I also need new shoes because I was holding my cat while wearing them a couple weeks ago, and my friend came over and she got scared when she saw him coming and peed on my shoe. I am amazed it didn’t get anywhere but my shoe, since I was holding her, but cleaning the scent of cat pee out of a shoe is not easy.

I don’t really want to spend the money on new shoes now, and I’m not getting any blisters or rubbing, so I might tough it out a bit longer. It’s not the best idea to break in new shoes right before a marathon (especially since I will not be repurchasing these shoes unless they are under $100), but if I start to get hot spots or signs of blisters, I’ll have no choice.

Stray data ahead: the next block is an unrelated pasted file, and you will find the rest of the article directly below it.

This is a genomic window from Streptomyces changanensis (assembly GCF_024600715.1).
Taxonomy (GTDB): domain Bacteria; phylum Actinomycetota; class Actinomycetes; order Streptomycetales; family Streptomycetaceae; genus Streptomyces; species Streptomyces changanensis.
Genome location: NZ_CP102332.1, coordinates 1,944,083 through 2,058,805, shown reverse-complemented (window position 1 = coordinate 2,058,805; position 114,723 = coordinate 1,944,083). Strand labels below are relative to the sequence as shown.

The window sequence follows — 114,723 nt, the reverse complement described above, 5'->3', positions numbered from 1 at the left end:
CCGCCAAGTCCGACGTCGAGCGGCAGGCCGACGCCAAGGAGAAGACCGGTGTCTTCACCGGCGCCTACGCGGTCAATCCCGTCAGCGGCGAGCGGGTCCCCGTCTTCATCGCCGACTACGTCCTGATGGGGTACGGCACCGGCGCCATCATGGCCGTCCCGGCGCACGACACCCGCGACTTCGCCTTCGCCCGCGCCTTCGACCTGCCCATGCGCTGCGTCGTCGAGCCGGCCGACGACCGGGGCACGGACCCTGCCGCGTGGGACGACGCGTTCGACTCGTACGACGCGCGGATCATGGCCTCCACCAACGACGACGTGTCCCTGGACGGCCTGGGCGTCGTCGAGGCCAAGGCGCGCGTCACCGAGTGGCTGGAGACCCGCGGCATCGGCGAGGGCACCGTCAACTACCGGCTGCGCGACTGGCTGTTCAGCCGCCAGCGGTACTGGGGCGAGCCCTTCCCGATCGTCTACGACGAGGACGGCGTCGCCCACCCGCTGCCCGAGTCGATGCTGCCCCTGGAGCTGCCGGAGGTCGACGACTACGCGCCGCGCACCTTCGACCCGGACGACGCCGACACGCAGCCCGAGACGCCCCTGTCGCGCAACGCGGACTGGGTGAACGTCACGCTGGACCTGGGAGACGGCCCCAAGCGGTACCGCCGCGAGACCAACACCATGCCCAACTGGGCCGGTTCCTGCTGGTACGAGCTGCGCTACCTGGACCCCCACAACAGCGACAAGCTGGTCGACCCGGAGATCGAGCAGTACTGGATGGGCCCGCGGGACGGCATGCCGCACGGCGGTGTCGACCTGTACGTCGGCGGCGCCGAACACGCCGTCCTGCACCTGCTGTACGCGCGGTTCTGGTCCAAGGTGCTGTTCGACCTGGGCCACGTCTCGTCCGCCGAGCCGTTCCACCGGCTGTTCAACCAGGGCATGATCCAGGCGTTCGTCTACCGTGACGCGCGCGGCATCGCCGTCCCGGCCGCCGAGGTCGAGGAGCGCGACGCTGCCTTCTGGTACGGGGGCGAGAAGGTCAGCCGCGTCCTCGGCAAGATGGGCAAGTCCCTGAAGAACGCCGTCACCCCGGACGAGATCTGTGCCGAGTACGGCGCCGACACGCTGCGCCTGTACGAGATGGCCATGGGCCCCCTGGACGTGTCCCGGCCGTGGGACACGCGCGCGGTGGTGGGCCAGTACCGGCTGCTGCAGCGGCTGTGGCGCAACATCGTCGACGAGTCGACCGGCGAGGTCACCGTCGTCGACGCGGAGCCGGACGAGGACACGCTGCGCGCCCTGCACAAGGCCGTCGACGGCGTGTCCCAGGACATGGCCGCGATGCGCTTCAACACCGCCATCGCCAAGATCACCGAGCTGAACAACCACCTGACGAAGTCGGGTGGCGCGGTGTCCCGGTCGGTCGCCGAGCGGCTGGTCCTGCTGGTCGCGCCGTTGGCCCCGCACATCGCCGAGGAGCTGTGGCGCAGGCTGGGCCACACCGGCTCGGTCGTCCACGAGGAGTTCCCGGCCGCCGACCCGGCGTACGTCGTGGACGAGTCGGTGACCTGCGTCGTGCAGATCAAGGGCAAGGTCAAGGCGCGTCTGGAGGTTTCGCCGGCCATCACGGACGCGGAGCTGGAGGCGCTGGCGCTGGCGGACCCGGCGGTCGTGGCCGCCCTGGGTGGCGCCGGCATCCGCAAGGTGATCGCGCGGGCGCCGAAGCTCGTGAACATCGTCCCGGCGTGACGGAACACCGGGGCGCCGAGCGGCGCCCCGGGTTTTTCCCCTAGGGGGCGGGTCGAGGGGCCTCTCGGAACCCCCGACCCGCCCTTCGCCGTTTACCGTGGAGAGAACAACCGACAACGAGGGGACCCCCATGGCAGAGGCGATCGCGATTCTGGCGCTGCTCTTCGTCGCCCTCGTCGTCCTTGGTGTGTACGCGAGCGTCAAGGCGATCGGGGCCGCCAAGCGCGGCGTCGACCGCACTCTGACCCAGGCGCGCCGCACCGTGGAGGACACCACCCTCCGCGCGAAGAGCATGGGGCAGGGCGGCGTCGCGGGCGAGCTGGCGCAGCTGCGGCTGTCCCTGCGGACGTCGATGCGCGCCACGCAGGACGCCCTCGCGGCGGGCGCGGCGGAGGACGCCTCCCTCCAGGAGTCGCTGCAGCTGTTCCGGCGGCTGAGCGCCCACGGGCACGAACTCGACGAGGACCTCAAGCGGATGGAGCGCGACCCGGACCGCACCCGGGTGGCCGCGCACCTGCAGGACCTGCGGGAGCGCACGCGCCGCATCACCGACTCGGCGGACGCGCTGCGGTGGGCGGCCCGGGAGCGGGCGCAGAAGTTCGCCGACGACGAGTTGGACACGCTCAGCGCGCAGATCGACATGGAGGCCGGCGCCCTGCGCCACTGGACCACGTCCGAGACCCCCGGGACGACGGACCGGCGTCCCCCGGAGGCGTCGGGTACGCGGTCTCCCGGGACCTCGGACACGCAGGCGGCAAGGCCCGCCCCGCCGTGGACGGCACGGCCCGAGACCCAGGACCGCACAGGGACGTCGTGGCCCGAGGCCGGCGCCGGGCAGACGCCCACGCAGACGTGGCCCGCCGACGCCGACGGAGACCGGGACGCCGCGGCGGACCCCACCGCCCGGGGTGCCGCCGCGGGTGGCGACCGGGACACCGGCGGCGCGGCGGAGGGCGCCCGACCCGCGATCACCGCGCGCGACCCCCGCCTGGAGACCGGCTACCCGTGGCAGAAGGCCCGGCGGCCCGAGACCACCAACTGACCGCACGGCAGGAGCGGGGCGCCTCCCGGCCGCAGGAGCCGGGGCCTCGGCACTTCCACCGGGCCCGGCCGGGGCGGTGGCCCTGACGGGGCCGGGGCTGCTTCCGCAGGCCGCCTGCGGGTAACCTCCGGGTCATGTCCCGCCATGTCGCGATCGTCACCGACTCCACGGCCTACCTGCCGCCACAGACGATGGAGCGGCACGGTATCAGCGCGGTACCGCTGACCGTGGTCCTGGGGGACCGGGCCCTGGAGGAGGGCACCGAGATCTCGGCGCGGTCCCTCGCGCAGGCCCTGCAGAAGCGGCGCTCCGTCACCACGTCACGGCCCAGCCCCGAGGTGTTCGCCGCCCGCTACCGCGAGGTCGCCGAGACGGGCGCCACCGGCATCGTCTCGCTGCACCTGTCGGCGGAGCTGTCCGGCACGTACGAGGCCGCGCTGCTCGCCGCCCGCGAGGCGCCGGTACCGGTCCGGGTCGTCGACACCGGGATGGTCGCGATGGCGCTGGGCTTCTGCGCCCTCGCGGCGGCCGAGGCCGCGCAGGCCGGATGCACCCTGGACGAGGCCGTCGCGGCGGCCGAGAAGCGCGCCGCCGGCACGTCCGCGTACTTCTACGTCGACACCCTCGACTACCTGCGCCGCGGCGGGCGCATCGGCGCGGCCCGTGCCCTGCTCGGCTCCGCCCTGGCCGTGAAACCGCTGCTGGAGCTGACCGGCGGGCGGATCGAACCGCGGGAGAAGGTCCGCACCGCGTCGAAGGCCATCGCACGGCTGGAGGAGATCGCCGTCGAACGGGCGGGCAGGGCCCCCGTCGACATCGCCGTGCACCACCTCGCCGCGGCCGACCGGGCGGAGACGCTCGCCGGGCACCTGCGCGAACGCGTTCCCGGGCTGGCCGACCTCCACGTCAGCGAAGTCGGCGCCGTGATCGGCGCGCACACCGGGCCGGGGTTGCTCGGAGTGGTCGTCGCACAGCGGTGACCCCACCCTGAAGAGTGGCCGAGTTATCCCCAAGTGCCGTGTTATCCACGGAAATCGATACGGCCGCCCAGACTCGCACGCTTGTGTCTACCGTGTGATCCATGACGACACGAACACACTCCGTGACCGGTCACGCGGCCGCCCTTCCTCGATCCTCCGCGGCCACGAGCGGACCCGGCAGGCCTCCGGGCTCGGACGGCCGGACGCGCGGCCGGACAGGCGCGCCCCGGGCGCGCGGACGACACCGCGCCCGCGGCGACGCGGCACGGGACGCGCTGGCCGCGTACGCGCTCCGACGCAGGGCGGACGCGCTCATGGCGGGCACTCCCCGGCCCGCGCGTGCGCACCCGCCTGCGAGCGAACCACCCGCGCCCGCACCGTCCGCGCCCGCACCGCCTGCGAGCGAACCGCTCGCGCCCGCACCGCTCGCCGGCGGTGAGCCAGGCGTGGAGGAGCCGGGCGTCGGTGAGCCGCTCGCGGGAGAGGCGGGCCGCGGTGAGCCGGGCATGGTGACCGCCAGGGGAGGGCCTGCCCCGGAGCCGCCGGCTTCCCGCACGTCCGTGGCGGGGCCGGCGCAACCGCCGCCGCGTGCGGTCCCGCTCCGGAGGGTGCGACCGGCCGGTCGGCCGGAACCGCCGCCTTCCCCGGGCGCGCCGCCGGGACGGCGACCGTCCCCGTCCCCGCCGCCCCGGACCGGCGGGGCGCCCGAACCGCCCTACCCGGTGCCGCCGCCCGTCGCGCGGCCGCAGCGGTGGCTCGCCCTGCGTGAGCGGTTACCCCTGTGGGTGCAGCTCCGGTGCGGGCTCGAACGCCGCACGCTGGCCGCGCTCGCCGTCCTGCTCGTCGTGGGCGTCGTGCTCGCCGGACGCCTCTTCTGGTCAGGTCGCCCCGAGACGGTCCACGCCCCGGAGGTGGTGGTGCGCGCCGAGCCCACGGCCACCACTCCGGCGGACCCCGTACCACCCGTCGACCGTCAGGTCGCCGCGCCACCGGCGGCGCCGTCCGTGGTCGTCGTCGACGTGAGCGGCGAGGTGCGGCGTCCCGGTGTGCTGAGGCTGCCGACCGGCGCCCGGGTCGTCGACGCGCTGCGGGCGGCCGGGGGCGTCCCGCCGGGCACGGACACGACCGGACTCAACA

I’m also disappointed that $200 shoes didn’t turn me into Kara Goucher overnight. They were good shoes, though. I did find they were good at keeping water and mud out, except for the really deep puddles.